Purchasing real estate by an SMSF and the implications from an Estate Planning perspective.
By Felicity Simpson
13 October 2014
Self-managed superannuation funds (“SMSF”) are becoming a common vehicle to invest in real estate particularly for residential real estate. The income of an SMSF is taxed at the rate of 15% however any income derived by the SMSF whereby it qualifies to be in pension phase is exempt from income tax altogether.
In addition to income tax benefits, there are also capital gains tax benefits in using an SMSF to purchase real estate whereby capital gains tax is at a maximum rate of 15% and once the SMSF reaches the pension phase, there will be no capital gains tax payable.
There are therefore compelling reasons to consider using an SMSF for the purchase of real estate but the advantages and disadvantages must be carefully considered.
To purchase real estate in a SMSF, the SMSF either has to have all the funds available for the purchase price, or if it wishes to borrow funds, there are very strict guidelines for such borrowings. These must be considered before a Contract of Sale & Vendor’s Statement is signed.
Borrowing by an SMSF requires that the real estate is purchased by a separate entity and such entity must enter into an agreement to hold the property as bare trustee for the SMSF. It is the separate entity that borrows for the purpose of purchasing the real estate. It is a specific requirement that the security for the borrowing is to be limited to the single asset being acquired and that no other assets of the SMSF can be placed at risk (this is called a limited-recourse loan). The bank may also require a personal guarantee to be provided. The loan is different to the usual loan that a bank will provide.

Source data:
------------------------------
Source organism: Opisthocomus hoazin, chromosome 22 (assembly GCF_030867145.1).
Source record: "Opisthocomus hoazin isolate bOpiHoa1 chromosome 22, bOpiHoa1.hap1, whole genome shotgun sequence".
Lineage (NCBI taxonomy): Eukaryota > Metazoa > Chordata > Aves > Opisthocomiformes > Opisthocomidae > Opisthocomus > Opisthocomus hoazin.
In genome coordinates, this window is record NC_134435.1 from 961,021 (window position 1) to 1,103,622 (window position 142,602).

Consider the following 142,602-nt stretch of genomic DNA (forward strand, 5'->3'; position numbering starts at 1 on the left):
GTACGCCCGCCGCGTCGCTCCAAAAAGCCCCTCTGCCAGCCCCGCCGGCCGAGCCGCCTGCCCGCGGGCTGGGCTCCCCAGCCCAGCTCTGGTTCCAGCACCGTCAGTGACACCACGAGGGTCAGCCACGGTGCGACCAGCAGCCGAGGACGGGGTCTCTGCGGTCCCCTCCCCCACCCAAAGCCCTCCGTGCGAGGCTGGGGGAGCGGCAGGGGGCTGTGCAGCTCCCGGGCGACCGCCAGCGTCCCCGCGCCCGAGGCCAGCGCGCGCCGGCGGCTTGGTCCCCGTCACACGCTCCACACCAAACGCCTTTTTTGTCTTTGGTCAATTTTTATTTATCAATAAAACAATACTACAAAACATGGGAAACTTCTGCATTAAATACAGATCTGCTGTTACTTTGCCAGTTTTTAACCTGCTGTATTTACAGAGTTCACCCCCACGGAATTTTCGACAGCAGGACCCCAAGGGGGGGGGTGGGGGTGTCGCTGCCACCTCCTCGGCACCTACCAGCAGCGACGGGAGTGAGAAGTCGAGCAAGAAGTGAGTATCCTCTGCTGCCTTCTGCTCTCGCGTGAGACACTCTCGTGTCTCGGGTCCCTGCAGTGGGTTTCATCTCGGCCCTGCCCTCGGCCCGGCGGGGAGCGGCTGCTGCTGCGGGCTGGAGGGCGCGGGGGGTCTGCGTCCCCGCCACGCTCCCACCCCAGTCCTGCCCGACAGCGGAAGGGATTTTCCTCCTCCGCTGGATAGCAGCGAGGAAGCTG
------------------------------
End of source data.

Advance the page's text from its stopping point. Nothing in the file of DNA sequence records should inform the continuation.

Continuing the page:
It is important to note that once the SMSF has purchased the property, it cannot change the nature of the property and cannot borrow further funds for this purpose. In addition, if an SMSF purchases residential real estate, such property cannot be lived in by a member of the family. It is also important to be aware of what the SMSF can do so that there are no breaches. Any breaches may results in the SMSF becoming non compliant and its assets being taxed at a much higher rate (up to 46.5%).
One must also be aware that there are additional expenses in establishing the SMSF and the structure for the purpose of borrowing. These should also be considered before proceeding to purchase.
From an estate planning perspective, the advantages are similar to any other asset acquired by the SMSF and dealt with in accordance with the appropriate regulations and the provisions of the trust deed.
It is important to note that assets which form part of an SMSF are not dealt with by your Will and that any assets in the SMSF must be specifically dealt with in accordance with the appropriate legislation and the provisions of the trust deed governing the distribution of any assets of the SMSF.
It is common to prepare a binding death nomination in respect to such distribution and this must be carefully considered at the same time that the Will is made taking into account any trusts or entities which are owned or controlled by the Will maker. The nomination will usually nominate a specific person or entity who will be entitled to the assets of the superannuation fund. This all forms part of estate planning discussions.
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